Apologies if you already realized it, but you do know you're using the internet to post in this thread... right? It's not uncommon for modern developers to assume in a modern game that requires modern systems you would have an internet connection.
Is it worrisome to me that you need to have an online connection to update the quicksilver shop? Not particularly. Do I view this as DRM? No. Someone said mmorpg's can be played without DRM and obviously they don't realize the average GOG'er views *any* online requirement as DRM. I do not.
The issue I see around requiring internet connections is to do with preservation
. If a game today requires internet for something (be it multiplayer, whatever), then at some point in the future, those servers it is reliant on will be turned off and access to that content will be lost. If there is some small amount of single player content in NMS that is gated behind an online requirement, then in 20-30 years, when their server is eventually pulled, users will lose access to that content. So, in a sense, mandatory internet connections are similar to DRM - someone who bought the game doesn't actually own
and/or control that content.
The way I understood it, GOG's mission was not just about making older games available, but with their anti-DRM philosophy, it was also about fighting to ensure that new games today will still be playable in 20 years' time, when they are themselves old games.
That is why we cannot and should not tolerate any DRM
(even 1%), because it totally screws up the concept of game preservation.
But GOG knows about it and has done little about the increasing amount of DRM. Indeed, they support it with Galaxy. They just tell us that now this and that is locked behind such and such. It is clear that they are tolerating more and more of it.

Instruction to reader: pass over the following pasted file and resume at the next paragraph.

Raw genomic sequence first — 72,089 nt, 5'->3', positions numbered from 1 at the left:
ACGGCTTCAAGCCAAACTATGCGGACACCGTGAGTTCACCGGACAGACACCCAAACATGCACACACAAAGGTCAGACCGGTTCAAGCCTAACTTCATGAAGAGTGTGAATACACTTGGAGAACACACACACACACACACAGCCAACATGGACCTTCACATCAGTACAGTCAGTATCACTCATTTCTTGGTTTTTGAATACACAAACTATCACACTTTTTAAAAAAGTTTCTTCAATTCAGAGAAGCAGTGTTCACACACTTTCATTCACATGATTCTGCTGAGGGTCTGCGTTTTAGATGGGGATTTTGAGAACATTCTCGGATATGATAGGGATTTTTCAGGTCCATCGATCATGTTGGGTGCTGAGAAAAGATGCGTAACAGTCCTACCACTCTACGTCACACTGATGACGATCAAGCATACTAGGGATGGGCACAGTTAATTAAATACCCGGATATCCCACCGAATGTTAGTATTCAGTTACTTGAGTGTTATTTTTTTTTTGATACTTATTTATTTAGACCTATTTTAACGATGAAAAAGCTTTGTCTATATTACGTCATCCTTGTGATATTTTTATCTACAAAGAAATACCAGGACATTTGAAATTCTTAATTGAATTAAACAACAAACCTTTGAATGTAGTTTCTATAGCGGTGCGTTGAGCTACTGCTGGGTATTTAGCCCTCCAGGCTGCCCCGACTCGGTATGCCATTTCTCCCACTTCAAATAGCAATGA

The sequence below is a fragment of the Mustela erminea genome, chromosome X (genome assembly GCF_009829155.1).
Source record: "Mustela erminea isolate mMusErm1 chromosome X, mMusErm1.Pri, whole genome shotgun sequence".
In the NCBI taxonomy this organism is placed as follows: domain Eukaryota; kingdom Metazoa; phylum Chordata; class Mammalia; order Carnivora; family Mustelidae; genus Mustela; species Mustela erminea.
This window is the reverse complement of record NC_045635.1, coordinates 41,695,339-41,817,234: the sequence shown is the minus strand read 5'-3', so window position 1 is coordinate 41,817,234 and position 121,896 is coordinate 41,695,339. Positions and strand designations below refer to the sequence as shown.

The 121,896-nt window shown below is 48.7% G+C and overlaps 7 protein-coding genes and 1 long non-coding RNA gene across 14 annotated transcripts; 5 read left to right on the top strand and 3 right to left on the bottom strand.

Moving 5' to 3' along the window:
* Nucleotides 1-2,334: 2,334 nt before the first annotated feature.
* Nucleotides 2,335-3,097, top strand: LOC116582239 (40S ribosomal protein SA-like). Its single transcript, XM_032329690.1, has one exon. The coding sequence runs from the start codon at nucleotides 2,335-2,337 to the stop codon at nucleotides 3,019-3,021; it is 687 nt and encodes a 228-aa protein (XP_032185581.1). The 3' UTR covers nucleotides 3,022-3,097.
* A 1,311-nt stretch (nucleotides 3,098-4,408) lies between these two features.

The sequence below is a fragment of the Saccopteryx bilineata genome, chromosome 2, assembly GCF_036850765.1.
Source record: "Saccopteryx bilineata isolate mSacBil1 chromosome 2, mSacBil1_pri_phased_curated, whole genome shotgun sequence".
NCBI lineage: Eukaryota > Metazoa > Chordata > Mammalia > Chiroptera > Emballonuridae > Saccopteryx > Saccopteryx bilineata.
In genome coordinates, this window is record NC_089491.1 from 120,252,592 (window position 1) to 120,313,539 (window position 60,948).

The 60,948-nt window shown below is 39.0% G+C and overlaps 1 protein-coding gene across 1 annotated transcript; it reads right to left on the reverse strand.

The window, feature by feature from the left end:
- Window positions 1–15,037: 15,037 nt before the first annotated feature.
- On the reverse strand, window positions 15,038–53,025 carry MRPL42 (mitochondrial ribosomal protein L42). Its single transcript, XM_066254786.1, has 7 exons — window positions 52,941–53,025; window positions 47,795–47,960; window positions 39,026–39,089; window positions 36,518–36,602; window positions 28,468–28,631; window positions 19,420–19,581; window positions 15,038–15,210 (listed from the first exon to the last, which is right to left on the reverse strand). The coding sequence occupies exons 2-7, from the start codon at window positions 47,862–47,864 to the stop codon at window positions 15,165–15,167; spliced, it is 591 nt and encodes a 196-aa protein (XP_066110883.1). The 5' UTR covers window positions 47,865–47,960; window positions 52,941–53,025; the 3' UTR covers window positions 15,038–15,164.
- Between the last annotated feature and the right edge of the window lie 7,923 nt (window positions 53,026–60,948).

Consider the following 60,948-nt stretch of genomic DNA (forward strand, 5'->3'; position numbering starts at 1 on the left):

The impression I get is that these days, GOG is seeing anti-DRM more as an inconvenience that is standing in the way of growing their corporate profits. The people in charge of the company clearly see it more as a marketing tool, rather than an ethical cause they truly believe in and want to fight for.
However, instead of nagging GOG for a month, perhaps you should have contacted Hello Games and let them know your displeasure, as they are the creators of this game and its code.
Someone else mentioned that in a comment on the wishlist entry
. My reply to them was essentially two points:
1. I believe the message will be more effective and persuasive if it is delivered by GOG to the developer, rather than by an e-mail from some random user. The wishlist seems to be a good tool to send a message as a community that we feel action needs to be taken.
2. The game is being sold on GOG's store and I think they need to be 'in the loop' on this. They are claiming their store is DRM-free and so they have a responsibility to be aware of games that may include DRM and they should be more pro-actively enforcing their policy. So, I think there is also a message to be sent to GOG.